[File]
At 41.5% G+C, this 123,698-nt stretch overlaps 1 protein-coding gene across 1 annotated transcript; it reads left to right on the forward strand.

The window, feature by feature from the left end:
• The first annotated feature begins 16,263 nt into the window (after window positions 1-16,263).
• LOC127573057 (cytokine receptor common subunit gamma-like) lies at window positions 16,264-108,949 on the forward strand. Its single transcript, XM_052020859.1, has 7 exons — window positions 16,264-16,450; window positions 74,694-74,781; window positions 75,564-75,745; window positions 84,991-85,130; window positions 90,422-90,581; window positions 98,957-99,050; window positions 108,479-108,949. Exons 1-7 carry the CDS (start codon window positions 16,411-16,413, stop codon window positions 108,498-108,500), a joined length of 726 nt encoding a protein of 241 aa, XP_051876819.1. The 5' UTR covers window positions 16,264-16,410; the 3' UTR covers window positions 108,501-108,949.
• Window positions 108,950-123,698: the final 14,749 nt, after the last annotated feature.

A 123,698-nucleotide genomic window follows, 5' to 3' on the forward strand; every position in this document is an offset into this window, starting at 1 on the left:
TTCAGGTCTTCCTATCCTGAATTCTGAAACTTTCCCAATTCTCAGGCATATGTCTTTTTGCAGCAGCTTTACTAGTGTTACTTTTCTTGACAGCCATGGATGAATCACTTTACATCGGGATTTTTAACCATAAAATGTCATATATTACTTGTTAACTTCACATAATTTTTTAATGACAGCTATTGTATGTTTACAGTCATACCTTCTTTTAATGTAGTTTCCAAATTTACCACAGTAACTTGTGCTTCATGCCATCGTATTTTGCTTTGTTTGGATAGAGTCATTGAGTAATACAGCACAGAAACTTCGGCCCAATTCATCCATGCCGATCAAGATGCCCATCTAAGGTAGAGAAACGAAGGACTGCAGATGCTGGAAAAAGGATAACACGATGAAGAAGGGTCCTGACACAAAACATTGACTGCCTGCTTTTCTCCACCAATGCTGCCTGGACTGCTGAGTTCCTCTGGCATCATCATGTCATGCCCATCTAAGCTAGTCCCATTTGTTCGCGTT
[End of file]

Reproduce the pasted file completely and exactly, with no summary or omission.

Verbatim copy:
At 41.5% G+C, this 123,698-nt stretch overlaps 1 protein-coding gene across 1 annotated transcript; it reads left to right on the forward strand.

The window, feature by feature from the left end:
• The first annotated feature begins 16,263 nt into the window (after window positions 1-16,263).
• LOC127573057 (cytokine receptor common subunit gamma-like) lies at window positions 16,264-108,949 on the forward strand. Its single transcript, XM_052020859.1, has 7 exons — window positions 16,264-16,450; window positions 74,694-74,781; window positions 75,564-75,745; window positions 84,991-85,130; window positions 90,422-90,581; window positions 98,957-99,050; window positions 108,479-108,949. Exons 1-7 carry the CDS (start codon window positions 16,411-16,413, stop codon window positions 108,498-108,500), a joined length of 726 nt encoding a protein of 241 aa, XP_051876819.1. The 5' UTR covers window positions 16,264-16,410; the 3' UTR covers window positions 108,501-108,949.
• Window positions 108,950-123,698: the final 14,749 nt, after the last annotated feature.

A 123,698-nucleotide genomic window follows, 5' to 3' on the forward strand; every position in this document is an offset into this window, starting at 1 on the left:
TTCAGGTCTTCCTATCCTGAATTCTGAAACTTTCCCAATTCTCAGGCATATGTCTTTTTGCAGCAGCTTTACTAGTGTTACTTTTCTTGACAGCCATGGATGAATCACTTTACATCGGGATTTTTAACCATAAAATGTCATATATTACTTGTTAACTTCACATAATTTTTTAATGACAGCTATTGTATGTTTACAGTCATACCTTCTTTTAATGTAGTTTCCAAATTTACCACAGTAACTTGTGCTTCATGCCATCGTATTTTGCTTTGTTTGGATAGAGTCATTGAGTAATACAGCACAGAAACTTCGGCCCAATTCATCCATGCCGATCAAGATGCCCATCTAAGGTAGAGAAACGAAGGACTGCAGATGCTGGAAAAAGGATAACACGATGAAGAAGGGTCCTGACACAAAACATTGACTGCCTGCTTTTCTCCACCAATGCTGCCTGGACTGCTGAGTTCCTCTGGCATCATCATGTCATGCCCATCTAAGCTAGTCCCATTTGTTCGCGTT